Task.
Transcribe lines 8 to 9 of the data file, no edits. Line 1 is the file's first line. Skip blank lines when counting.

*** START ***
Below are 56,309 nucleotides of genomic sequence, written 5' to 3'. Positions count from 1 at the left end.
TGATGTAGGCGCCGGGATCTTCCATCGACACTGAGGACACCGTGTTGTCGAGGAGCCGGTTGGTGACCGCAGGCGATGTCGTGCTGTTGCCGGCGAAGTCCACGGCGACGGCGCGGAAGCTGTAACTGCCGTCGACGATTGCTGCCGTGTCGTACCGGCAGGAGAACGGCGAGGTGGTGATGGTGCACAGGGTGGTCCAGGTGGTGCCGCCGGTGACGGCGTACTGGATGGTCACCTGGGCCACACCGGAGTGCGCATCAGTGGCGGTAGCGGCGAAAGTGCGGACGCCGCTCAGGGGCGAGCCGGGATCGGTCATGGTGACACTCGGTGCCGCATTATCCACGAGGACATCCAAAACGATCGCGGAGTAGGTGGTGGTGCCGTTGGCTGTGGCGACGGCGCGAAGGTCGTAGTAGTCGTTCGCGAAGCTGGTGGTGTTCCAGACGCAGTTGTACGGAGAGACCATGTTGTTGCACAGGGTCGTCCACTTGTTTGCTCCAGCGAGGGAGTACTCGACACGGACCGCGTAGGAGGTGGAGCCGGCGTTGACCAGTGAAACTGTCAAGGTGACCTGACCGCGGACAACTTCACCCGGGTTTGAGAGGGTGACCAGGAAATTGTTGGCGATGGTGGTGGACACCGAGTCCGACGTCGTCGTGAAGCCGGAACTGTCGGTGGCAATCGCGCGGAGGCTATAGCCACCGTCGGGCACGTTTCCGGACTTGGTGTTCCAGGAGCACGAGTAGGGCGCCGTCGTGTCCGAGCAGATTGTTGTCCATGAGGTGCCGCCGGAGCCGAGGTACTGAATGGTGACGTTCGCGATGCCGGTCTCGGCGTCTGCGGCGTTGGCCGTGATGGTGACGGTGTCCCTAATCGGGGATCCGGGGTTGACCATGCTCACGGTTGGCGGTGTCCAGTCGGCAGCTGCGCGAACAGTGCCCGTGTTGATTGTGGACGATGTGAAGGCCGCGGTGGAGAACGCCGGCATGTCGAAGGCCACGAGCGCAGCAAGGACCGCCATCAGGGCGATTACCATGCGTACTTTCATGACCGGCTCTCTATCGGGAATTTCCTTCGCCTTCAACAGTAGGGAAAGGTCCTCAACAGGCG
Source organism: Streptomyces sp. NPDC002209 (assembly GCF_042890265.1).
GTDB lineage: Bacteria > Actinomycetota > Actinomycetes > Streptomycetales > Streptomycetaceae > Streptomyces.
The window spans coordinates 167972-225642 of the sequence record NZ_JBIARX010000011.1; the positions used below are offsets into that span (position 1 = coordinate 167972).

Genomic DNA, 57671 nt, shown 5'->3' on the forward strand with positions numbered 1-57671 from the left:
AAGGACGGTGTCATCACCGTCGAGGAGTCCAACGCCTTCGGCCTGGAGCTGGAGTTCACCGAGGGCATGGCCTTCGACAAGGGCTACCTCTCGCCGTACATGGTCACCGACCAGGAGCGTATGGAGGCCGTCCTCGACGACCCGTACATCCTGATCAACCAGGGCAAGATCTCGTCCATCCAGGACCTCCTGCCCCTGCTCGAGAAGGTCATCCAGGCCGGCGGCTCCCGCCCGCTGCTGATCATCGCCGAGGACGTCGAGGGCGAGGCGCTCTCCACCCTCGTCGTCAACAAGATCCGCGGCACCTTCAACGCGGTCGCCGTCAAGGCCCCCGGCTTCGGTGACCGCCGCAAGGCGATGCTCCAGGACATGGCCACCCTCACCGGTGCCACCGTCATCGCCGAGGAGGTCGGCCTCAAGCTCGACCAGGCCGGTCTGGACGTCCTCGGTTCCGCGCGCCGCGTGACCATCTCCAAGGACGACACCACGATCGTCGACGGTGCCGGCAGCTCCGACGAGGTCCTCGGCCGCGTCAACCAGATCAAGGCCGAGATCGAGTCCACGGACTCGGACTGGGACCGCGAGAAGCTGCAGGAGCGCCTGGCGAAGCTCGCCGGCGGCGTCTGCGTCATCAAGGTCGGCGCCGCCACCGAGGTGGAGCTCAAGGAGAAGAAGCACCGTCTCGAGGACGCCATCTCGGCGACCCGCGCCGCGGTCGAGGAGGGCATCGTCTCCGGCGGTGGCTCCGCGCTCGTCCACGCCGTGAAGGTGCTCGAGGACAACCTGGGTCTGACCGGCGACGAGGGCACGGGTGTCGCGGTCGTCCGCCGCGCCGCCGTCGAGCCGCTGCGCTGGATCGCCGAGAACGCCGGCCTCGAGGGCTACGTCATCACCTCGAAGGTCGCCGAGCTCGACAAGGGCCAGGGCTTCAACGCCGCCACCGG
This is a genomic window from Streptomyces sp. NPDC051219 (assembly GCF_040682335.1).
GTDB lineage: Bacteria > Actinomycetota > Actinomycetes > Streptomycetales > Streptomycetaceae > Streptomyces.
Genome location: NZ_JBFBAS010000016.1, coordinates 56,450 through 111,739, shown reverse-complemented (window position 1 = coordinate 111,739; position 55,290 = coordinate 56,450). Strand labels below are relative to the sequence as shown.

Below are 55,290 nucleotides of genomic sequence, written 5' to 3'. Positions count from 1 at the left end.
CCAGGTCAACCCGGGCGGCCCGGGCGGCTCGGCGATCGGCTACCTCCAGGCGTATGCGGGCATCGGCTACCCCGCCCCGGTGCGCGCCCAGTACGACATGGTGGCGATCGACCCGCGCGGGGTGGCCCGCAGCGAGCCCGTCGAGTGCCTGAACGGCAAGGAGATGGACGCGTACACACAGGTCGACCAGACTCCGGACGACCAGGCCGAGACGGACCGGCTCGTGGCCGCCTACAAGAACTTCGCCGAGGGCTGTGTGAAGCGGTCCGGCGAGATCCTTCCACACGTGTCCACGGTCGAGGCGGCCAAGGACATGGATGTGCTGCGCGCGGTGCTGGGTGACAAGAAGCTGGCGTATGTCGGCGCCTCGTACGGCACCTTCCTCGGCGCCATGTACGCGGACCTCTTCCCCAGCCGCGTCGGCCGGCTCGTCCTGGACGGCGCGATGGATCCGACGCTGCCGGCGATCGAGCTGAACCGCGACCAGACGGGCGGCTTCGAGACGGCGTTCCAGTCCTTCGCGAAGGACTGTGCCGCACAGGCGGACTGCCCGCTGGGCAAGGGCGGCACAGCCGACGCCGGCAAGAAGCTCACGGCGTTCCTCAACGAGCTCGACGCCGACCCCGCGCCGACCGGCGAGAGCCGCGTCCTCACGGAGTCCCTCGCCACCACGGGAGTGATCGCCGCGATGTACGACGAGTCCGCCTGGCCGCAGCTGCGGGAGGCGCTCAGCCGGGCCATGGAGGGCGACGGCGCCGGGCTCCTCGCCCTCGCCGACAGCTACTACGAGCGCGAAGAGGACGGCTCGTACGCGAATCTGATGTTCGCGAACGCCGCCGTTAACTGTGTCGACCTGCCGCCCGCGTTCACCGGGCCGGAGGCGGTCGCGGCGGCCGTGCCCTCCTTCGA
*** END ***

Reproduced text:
This is a genomic window from Streptomyces sp. NPDC051219 (assembly GCF_040682335.1).
GTDB lineage: Bacteria > Actinomycetota > Actinomycetes > Streptomycetales > Streptomycetaceae > Streptomyces.